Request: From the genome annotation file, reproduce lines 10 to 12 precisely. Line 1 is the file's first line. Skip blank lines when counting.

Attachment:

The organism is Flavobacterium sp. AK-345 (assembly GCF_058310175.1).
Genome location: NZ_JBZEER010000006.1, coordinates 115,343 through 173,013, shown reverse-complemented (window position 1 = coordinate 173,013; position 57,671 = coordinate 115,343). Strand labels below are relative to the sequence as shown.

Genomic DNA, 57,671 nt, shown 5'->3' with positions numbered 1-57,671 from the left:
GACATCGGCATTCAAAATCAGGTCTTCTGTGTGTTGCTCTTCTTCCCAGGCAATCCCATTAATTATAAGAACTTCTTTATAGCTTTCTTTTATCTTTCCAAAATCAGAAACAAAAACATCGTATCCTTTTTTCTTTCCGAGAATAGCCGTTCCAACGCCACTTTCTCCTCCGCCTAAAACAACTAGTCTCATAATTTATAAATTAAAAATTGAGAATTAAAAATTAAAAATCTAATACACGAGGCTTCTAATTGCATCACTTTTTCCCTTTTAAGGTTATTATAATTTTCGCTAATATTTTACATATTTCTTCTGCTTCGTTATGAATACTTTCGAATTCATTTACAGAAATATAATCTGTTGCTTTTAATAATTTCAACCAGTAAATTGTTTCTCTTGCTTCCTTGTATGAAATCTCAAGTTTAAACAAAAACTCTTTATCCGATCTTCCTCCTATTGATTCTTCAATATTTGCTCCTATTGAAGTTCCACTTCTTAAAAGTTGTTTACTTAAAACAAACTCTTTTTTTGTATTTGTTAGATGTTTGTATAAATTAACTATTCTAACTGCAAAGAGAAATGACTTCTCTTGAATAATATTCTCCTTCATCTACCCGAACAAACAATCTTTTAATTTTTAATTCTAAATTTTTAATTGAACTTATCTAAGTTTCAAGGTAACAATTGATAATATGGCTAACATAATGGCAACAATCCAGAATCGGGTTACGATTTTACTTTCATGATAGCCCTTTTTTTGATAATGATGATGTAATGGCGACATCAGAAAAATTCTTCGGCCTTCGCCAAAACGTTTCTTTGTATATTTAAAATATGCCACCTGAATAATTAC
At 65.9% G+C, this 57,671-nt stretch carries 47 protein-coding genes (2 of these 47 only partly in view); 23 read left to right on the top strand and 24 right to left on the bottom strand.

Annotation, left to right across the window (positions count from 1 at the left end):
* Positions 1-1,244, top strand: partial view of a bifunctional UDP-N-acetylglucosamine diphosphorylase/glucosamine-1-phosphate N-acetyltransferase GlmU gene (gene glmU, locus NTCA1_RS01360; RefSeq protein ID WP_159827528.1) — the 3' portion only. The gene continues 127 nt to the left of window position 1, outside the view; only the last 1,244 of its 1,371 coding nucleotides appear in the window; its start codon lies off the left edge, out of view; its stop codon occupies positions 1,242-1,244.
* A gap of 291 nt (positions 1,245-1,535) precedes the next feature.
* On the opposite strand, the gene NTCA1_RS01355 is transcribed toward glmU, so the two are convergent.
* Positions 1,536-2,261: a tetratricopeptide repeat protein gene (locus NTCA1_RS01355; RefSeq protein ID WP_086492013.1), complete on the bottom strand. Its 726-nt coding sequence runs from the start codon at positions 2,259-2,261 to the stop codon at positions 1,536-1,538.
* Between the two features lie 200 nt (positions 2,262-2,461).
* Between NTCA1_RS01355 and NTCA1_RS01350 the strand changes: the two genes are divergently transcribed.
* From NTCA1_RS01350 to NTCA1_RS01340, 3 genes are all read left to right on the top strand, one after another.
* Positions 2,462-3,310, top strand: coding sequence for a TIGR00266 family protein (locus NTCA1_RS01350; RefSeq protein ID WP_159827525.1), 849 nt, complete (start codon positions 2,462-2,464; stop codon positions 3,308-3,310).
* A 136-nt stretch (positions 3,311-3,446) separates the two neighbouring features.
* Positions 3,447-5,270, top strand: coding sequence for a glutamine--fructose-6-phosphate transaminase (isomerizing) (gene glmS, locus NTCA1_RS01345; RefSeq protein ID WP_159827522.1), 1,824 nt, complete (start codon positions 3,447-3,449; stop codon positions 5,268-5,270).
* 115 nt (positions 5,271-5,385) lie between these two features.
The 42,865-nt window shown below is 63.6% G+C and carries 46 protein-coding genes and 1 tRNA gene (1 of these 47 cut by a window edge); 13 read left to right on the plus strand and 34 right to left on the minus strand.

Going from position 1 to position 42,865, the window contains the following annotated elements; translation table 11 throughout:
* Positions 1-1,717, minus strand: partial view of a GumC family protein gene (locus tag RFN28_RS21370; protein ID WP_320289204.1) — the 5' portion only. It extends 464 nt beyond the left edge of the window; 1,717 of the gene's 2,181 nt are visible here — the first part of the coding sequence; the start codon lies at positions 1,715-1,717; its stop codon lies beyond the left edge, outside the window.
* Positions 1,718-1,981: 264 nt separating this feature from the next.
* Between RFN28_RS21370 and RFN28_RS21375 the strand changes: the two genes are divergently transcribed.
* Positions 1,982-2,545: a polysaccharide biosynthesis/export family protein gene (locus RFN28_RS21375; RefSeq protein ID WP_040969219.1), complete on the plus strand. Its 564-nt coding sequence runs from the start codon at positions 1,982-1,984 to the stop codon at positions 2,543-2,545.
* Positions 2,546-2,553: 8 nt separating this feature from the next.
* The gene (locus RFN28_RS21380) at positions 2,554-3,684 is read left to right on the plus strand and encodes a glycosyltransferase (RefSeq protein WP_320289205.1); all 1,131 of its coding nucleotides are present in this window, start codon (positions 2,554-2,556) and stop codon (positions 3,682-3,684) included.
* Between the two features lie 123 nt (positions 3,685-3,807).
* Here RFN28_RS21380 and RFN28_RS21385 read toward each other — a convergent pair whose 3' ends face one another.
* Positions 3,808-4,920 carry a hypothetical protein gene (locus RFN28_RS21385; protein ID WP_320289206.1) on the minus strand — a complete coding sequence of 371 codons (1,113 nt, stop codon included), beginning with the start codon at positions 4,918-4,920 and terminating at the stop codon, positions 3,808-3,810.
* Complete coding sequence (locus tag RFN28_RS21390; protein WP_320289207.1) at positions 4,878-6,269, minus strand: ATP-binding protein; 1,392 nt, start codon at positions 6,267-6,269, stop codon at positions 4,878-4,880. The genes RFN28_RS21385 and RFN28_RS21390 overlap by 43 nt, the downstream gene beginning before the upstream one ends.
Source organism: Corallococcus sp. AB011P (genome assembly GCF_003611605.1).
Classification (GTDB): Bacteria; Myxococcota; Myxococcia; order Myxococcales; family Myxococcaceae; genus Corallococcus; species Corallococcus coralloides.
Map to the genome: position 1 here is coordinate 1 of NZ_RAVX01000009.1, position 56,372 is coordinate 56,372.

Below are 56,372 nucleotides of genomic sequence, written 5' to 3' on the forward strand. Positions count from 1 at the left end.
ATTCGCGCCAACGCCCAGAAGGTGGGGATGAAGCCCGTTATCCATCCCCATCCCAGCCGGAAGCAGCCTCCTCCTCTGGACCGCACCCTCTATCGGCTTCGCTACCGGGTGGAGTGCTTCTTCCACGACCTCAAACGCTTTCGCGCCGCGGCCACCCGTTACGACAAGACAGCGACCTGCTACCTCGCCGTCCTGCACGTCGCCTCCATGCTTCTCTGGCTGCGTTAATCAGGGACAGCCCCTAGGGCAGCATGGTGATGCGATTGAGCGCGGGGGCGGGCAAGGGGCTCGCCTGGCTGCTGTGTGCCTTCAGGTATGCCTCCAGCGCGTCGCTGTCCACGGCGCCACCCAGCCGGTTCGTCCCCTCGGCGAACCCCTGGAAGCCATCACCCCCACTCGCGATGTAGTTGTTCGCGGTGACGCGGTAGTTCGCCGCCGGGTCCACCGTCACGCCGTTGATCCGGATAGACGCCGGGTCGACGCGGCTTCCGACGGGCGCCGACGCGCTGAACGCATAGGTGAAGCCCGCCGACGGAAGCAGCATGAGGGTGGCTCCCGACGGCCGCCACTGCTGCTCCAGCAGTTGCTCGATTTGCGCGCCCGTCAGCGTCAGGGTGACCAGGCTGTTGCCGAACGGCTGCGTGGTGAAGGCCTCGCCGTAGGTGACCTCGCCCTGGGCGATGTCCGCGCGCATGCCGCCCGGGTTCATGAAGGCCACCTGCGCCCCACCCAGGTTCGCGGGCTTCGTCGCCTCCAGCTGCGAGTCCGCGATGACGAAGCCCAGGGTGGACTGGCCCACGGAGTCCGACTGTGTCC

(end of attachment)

* Positions 1,536-2,261: a tetratricopeptide repeat protein gene (locus NTCA1_RS01355; RefSeq protein ID WP_086492013.1), complete on the bottom strand. Its 726-nt coding sequence runs from the start codon at positions 2,259-2,261 to the stop codon at positions 1,536-1,538.
* Between the two features lie 200 nt (positions 2,262-2,461).
* Between NTCA1_RS01355 and NTCA1_RS01350 the strand changes: the two genes are divergently transcribed.